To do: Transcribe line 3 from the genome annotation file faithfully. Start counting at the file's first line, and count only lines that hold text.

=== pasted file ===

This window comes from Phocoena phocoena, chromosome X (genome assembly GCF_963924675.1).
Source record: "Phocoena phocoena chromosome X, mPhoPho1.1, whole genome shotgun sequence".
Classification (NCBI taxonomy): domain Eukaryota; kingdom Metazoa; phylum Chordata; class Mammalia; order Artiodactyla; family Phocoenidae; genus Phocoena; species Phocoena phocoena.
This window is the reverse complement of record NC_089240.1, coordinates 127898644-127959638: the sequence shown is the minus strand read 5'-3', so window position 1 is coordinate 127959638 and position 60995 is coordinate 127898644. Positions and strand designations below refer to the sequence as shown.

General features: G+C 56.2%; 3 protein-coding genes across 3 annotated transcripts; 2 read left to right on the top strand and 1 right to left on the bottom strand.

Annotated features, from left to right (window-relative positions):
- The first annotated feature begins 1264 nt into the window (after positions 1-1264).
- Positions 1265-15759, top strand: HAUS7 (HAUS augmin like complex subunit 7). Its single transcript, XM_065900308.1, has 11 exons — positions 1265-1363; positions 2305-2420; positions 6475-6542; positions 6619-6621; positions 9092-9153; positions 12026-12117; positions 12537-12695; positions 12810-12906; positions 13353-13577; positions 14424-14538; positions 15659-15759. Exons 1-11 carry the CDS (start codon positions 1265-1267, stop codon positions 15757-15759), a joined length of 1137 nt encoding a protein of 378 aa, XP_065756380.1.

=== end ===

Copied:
Classification (NCBI taxonomy): domain Eukaryota; kingdom Metazoa; phylum Chordata; class Mammalia; order Artiodactyla; family Phocoenidae; genus Phocoena; species Phocoena phocoena.